Tuesday, February 9, 2010

Continuation of figure study

I spent another four hours refining the sculpture study - which may or may not be a good thing as I was working from memory and not the model. In that time, I found myself carving away quite a bit. Probably it would be much better for me to be working additively, instead of subtractively, but it's a learning process. By subtracting the clay, I found that I often went too thin and broke through to the crumpled paper. I would poke the paper down with a tool and add more clay, but knew that the thin walls could be a problem.

Well, that was an understatement. My next mistake was trying to remove the paper and hollow it out too early. Not having much experience with water-based clay, I was worried about it becoming too hard to repair when the time came to cut a hole and remove the paper. So in I went, through the bottom of the sculture. The first wad of paper wasn't a problem, but cutting up through her legs and torso, I found that the clay was easily punctured and holes formed where it was very thin at the junction of the legs and seat. Additionally, since the clay was far wetter on the inside where the paper was, the torso broke open around her belly and that ripped her arms off at the wrists. Ouch! Lastly, since the clay was not firm enough to support itself without the sticks and paper, I found some slumping and sagging. Most noticeably in her repaired support arm (It's a bit bowed now) and her folded leg (which collapsed a bit without the paper inside so is a tad flat).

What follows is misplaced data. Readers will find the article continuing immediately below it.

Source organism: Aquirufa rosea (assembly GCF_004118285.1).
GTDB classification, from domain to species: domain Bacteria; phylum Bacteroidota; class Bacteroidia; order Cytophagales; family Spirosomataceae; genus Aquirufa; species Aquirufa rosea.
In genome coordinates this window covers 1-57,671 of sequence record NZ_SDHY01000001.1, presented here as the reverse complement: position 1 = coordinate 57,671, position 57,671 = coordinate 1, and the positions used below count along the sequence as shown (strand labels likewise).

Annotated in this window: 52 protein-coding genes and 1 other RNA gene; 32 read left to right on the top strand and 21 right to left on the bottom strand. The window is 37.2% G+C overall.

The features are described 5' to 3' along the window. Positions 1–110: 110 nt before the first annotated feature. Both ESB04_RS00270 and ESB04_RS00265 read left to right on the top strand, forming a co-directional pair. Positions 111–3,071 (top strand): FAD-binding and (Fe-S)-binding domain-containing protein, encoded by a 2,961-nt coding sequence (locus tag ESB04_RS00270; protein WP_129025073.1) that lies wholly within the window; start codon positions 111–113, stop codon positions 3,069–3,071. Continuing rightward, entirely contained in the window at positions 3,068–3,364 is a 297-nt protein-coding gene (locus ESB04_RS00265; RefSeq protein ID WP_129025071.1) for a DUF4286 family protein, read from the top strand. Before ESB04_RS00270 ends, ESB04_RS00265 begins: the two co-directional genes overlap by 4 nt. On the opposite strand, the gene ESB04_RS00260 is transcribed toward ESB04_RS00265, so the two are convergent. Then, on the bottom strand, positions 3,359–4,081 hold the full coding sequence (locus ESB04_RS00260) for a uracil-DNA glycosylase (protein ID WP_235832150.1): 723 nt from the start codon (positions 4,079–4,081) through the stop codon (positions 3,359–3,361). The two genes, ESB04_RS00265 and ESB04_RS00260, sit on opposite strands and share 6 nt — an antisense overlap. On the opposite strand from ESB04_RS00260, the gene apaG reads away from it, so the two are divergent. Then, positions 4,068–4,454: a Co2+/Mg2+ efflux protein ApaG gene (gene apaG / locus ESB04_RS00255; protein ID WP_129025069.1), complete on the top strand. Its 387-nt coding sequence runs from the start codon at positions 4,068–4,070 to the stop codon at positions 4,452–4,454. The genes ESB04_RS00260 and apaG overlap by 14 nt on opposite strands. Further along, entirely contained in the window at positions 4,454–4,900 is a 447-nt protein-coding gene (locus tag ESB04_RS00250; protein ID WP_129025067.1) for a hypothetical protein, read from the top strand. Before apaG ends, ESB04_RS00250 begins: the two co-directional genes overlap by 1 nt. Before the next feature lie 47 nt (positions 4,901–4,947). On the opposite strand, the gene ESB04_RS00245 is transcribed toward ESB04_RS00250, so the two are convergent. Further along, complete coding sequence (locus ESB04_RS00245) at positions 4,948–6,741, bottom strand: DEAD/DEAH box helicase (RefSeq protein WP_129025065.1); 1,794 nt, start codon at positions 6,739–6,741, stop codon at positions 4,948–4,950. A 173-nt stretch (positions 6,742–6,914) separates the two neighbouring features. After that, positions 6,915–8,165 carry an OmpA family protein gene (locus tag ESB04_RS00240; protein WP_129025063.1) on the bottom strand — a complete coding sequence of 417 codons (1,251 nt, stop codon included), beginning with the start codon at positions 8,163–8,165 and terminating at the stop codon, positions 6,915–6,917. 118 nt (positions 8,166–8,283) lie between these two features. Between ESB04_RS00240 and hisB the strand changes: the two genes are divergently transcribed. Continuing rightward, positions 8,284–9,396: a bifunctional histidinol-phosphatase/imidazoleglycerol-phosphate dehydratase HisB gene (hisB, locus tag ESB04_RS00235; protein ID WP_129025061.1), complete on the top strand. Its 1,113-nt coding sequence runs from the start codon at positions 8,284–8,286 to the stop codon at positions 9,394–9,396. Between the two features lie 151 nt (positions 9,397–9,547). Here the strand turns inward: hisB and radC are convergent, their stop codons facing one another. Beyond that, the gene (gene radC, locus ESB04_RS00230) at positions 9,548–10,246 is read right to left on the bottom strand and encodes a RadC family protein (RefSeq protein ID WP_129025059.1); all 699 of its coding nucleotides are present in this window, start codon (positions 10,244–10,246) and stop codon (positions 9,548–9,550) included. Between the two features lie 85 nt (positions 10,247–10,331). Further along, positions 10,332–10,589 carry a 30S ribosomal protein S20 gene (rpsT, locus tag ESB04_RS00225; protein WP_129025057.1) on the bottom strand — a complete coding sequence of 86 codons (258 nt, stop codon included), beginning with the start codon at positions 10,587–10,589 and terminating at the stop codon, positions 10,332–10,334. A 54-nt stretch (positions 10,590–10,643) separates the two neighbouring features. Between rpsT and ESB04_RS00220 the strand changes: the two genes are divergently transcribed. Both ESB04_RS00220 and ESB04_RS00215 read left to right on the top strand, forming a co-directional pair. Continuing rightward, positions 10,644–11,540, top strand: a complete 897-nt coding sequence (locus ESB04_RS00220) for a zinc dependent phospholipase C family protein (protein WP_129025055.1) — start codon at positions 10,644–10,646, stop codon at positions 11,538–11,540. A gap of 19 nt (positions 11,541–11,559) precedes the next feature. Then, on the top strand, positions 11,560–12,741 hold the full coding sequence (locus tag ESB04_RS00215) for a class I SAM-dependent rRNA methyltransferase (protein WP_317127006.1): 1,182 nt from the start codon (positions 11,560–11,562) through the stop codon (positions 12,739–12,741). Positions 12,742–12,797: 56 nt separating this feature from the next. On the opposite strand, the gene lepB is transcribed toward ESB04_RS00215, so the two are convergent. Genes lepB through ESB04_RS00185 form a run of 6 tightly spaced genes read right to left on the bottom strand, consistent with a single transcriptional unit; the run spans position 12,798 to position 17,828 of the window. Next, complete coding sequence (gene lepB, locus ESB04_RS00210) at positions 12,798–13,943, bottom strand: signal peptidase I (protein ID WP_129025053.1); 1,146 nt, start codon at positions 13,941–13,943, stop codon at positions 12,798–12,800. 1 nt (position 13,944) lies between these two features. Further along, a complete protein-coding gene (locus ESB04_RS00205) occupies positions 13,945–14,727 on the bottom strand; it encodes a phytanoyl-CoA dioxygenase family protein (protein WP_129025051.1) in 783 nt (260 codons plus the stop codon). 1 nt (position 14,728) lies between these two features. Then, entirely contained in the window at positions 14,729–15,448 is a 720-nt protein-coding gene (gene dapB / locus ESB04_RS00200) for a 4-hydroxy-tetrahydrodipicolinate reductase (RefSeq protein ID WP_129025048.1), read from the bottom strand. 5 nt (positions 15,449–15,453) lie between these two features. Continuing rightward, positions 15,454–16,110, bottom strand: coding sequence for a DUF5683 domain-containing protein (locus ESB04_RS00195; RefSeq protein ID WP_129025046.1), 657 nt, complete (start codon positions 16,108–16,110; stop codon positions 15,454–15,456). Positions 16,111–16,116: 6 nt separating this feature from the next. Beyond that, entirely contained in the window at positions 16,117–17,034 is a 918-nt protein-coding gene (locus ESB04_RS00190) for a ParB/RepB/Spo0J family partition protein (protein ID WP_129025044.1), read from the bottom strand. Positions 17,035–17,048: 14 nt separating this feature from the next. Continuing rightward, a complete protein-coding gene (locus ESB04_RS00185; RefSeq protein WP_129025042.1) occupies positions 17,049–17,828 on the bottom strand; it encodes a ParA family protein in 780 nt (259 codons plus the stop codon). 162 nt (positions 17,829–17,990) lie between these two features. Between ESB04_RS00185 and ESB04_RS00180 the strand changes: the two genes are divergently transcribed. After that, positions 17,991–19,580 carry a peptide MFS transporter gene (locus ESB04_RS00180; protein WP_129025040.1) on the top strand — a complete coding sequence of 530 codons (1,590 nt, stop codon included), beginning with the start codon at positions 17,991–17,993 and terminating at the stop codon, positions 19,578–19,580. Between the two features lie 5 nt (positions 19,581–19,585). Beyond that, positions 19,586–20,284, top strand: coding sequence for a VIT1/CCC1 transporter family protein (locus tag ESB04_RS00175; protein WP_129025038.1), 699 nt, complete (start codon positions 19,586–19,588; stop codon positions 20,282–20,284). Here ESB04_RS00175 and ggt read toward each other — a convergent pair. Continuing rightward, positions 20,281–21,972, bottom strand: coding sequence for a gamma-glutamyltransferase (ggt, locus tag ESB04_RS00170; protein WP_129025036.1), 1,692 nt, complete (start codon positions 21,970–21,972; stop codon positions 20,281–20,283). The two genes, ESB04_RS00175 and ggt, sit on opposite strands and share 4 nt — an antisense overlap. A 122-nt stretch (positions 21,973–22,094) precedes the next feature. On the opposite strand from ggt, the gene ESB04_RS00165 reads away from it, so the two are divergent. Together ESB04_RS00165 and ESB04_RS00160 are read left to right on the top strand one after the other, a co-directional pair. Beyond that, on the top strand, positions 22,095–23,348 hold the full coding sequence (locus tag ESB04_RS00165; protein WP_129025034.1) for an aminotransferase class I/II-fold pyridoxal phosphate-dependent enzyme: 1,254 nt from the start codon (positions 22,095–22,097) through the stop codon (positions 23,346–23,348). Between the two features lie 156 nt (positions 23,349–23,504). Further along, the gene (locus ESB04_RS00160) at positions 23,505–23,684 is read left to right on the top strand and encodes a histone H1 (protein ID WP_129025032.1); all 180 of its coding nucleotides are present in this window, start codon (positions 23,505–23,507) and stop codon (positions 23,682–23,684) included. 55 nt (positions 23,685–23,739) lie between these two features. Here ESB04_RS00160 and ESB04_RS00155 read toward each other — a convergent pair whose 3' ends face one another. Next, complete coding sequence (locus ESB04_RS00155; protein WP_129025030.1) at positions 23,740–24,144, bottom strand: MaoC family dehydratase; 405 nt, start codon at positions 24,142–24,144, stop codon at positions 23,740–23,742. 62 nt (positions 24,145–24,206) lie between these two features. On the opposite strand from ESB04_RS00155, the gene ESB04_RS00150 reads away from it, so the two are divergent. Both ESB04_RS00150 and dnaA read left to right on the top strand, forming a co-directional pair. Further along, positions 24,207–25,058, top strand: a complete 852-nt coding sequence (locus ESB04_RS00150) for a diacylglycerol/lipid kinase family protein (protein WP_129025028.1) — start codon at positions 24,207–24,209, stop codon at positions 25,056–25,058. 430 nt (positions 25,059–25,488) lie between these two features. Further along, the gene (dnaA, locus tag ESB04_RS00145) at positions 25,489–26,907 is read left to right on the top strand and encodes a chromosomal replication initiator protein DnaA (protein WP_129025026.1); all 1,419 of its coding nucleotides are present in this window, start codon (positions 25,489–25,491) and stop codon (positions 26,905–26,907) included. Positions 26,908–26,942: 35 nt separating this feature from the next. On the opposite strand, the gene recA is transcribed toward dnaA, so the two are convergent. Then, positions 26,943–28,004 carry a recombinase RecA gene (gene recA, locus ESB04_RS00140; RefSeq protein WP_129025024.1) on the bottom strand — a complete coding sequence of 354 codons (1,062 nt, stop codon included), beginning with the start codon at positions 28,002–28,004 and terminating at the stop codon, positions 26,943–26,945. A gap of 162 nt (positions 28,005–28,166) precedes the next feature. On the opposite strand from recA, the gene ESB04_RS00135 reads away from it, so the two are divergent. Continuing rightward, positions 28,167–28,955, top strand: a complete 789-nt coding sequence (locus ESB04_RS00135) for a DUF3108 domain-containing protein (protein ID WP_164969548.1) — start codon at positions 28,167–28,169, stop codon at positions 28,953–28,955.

Lastly, I'm a bit concerned about being overly fussy and loosing the freshness of the study. I think that comes with removing clay more than adding it, something that I will be trying to address in my next study.

Overall, not bad for a first attempt and I'm really enjoying the class and the medium. I totally loose track of time and become lost in the moment of the art. I stand for 4 hours at a time without real pause and never even notice that time has moved. In fact, I do feel a bit grouchy that I must stop at all ;-)

This isn't necessarily a good thing. Great art can be done quite quickly when it's inspired and when trained and experienced eyes and hands are working well together. Sometimes spending a lot of time on something is simply fusssing and noodling and doesn't improve the piece. But I figure that at this point, you gather that training and experience by practice - sometimes that piece will work well and improve, sometimes not - but it helps to improve your work over the long haul - and that is my ultimate goal.


  1. Pretty Cool. I would have assumed she was solid clay. Would it take too long to dry or sag or what?

  2. It would take a very long time to dry. Addtionally, since the outside would dry much faster than the inside if solid, cracking could occur. Lastly, you can't fire if it's solid, it'll explode.

    I'll be firing this one - there is a patina class that I'm going to take in May so I can experiement with her patina in that class.